Posts Tagged ‘pool builder nj’

NJ Swimming Pool Construction – How Long Is The Process?

Thursday, February 28th, 2013

NJ Swimming Pool Construction – How Long Is The Process?

What’s Involved and How Long is the Swimming Pool Construction Process? Outlined by NJ Pool Builder Cipriano Landscape Design

Luxury pool construction often takes a backseat to suggestions about pool design ideas and amazing pool features, but knowing what to expect during the  pool building process can be very helpful when it comes to feeling comfortable about your swimming pool investment. In this blog, I would like to outline how our staff here takes our detailed pool designs and makes them a reality. Swimming pools, especially concrete inground pools, involve efficiency, consistency, skill, and precision. Understanding the swimming pool building process can help you make the right decision about whom you will choose to build your pool. Let’s begin:

Mark Out

First, we locate and map out utility lines to avoid damaging them during construction of the swimming pool. Once all of the utilities are flagged, we draw the outline of the pool layout where it will be located in the landscape design. If the pool is near any setbacks, we will have the surveyor install offsets to ensure we are within the building envelope.

Excavate

Next, it takes about a day to excavate the swimming pool. Our machines and our crew will dig the pool to proper specifications outlined by the design and the engineering layout. While the pool is dug, we have our soils engineer visit the site and inspect the structural integrity of the soil beneath the swimming pool. Meanwhile, the crew sets up the distinct shape with form boards. In the end, the distinct shape and contours of the pool will be created.

Inner Workings

The inner workings of the pool structure, steel, plumbing, and rough electric, come after excavation. Steel rebar will provide strength to the concrete, and plumbing will efficiently recirculate pool water. Expect 3 inspections at this point. The plumbing inspector will review the main drains; the electrical inspector will inspect the light niches and the pool grounding wire; the building inspector will review the steel reinforcement.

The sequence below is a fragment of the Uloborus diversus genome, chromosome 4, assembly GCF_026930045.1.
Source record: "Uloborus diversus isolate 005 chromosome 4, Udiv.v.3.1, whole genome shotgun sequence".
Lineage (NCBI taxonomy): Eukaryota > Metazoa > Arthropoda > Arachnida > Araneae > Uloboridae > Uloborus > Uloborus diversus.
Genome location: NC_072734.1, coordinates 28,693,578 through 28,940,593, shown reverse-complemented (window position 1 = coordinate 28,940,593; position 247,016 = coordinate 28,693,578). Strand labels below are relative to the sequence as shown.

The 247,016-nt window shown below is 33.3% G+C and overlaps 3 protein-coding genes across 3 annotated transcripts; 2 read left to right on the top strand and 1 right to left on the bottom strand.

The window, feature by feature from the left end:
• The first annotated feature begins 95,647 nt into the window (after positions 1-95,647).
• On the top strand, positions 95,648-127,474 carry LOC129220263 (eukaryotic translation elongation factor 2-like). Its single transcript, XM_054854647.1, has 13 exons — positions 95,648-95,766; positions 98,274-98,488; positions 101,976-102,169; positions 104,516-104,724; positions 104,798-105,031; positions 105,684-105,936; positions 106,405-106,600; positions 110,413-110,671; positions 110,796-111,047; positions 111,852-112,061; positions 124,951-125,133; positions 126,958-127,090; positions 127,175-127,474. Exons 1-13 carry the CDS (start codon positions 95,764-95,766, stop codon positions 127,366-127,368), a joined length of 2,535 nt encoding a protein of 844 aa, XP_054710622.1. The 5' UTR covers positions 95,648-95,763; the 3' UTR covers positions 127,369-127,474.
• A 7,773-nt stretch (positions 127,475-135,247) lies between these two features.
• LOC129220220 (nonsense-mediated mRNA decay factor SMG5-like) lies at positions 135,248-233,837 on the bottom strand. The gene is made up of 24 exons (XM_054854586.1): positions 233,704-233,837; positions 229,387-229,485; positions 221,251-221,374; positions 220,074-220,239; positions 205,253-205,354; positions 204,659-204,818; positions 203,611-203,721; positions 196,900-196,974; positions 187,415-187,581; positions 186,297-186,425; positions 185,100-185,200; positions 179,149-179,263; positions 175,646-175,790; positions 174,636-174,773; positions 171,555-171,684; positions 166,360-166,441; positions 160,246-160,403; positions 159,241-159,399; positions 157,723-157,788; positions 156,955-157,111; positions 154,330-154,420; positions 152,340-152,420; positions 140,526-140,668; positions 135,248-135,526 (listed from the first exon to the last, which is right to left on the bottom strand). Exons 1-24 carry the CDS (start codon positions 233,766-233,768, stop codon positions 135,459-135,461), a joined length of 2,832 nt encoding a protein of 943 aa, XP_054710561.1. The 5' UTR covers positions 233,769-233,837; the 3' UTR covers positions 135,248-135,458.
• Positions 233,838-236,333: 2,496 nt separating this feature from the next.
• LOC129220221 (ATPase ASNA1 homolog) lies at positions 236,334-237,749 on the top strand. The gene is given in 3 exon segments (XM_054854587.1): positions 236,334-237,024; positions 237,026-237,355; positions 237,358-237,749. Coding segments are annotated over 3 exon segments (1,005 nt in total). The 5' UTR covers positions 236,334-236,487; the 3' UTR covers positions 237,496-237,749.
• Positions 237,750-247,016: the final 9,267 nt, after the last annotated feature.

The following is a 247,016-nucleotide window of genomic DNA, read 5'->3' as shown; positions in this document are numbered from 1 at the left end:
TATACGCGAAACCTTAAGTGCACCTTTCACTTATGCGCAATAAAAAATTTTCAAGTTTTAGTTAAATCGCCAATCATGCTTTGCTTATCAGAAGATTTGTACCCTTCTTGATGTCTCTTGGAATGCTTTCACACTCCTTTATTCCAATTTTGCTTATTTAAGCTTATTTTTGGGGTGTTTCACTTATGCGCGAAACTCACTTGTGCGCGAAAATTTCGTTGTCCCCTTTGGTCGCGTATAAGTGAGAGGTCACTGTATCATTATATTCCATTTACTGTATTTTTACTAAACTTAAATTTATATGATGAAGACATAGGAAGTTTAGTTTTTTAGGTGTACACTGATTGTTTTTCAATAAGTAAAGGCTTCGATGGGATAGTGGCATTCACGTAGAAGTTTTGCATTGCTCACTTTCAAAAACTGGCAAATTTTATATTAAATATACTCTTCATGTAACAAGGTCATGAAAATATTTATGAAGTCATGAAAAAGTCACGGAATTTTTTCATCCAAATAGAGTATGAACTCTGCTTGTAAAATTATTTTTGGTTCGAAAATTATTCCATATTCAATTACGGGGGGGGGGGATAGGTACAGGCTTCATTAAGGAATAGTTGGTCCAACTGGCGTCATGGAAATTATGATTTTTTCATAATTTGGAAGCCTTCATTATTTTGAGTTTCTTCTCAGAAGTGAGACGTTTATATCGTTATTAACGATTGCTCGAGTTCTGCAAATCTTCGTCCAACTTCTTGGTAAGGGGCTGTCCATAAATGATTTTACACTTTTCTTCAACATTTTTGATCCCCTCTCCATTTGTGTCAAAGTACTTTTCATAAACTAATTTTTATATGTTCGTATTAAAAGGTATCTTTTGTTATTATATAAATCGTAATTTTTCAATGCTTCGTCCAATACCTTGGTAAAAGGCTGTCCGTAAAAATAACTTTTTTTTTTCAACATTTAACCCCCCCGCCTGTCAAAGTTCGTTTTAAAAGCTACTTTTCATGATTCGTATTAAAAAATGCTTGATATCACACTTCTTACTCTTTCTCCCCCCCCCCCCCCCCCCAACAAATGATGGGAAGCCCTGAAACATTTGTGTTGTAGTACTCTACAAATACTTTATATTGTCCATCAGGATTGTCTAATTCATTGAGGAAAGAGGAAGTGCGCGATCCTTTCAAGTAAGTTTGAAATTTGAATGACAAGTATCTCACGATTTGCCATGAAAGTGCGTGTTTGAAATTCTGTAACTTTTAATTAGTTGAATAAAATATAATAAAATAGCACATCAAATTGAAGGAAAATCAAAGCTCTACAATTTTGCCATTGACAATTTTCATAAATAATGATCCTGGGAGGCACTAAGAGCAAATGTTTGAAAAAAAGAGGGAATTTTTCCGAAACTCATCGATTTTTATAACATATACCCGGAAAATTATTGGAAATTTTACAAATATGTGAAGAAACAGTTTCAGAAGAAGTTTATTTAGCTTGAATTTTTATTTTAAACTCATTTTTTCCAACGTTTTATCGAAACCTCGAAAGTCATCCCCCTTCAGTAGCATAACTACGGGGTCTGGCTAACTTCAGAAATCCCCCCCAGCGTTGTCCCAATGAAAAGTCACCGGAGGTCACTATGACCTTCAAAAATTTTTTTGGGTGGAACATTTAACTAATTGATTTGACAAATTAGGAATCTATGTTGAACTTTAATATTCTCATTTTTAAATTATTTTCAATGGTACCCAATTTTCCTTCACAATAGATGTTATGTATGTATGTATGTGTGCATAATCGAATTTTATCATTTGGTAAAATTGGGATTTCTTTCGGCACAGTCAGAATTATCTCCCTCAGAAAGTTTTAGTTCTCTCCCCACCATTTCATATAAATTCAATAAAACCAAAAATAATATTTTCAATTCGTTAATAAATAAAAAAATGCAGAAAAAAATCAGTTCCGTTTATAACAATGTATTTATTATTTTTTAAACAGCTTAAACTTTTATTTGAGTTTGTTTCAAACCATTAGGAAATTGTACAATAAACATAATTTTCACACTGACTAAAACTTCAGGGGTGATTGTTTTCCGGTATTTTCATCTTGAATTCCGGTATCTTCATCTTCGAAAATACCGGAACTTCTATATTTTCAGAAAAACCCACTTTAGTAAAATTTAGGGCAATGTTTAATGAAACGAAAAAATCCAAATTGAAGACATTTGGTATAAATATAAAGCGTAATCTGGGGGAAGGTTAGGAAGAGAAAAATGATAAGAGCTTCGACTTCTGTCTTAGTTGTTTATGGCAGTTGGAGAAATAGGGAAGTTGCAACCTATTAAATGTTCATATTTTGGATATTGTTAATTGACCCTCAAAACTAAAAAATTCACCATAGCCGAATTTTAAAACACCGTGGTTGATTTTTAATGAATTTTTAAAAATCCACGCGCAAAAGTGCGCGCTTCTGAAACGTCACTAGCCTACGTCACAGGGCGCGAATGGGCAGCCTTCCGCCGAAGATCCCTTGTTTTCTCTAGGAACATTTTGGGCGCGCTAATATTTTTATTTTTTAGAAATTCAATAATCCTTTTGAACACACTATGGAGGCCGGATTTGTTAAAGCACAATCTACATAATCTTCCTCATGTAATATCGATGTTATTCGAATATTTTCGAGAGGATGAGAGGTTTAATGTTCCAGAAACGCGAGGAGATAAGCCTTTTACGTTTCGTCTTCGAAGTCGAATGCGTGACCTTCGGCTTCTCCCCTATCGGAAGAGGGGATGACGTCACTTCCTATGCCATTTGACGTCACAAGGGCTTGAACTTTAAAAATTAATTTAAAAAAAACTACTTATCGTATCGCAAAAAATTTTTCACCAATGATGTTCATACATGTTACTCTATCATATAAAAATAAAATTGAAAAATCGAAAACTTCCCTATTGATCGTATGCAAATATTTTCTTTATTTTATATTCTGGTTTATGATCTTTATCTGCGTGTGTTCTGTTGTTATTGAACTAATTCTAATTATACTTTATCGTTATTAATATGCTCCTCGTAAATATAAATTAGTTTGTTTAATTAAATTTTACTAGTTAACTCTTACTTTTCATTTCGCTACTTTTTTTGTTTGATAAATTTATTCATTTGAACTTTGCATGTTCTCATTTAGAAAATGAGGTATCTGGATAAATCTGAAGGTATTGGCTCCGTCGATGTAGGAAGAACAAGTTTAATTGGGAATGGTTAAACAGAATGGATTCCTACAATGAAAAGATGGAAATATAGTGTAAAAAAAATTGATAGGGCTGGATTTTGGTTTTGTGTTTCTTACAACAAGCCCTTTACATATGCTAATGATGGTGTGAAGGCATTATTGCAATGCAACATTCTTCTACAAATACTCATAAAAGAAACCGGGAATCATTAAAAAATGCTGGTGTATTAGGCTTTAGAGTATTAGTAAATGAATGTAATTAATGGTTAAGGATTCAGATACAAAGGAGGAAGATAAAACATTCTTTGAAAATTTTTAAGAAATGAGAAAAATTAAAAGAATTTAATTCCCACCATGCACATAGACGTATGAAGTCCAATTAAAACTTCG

Gunite

The gunite process is crucial for building a solid pool structure. This is where the concrete is pneumatically applied, or shot, to create the actual pool. For more details about gunite, view a recent blog about the advantages of gunite swimming pools or an old swimming pool contractors blog.

Electrical

Now the electrical work can be completed for the pool equipment. A licensed NJ electrician is required to complete all of the wiring work for an inground pool project. The electrical includes complex lighting features, communications, and any additional components.

Coping & Tile

Waterline tile and coping completes the area between the pool water and the patio. These two elements offer a durable surface that looks great and meets the style of the swimming pool. Experience with masonry and patios will benefit the coping and tile work. Waterline tiles can be glass tile for a long lasting, luxury finish or a more affordable ceramic tile.

Patios

Surrounding pool patios are among the finishing touches for inground pools. Pool designs may feature many different types of pool patios. We often install natural stone patios around the swimming pool. Other possible materials include brick, pavers, or decorative stamped concrete. Prior to pouring concrete or installing pavers there will be an inspection for the equipotential bonding.

Finish

Finally, you can finish the pool with plasters that will complete the pool structure with a look that lasts anywhere from 5 to 25+ years. They can be smooth or pebbly, and they come in a wide range of colors. A long lasting alternative to plaster is glass tile that looks stunning and lasts up to 50 years if installed and maintained properly. View our glass tile pool designs for a closer look. Expect a light inspection prior to plastering the pool and a final plumbing, building, electrical and fire inspection prior to swimming.

That’s a general outline of the pool building process. Under normal conditions, you can expect a 6 to 12 week construction time, depending on pool complexity and material choices. Pool construction relies heavily on a good design, extensive experience, and solid leadership. Our landscape architecture services, pool and landscaping services, and experienced masons help to ensure each of these elements. For more information about our luxury pool construction process and to learn about some of our more unique and challenging projects, please give us a call!

Gunite Swimming Pools NJ -The Advantages of Gunite Pools NJ

Thursday, December 13th, 2012

 

Gunite Swimming Pools NJ -The Advantages of Gunite Pools NJ

Gunite Swimming Pools NJ – Custom pool builder shares advantages of gunite swimming pools, expert construction techniques, and the benefits of concrete pools.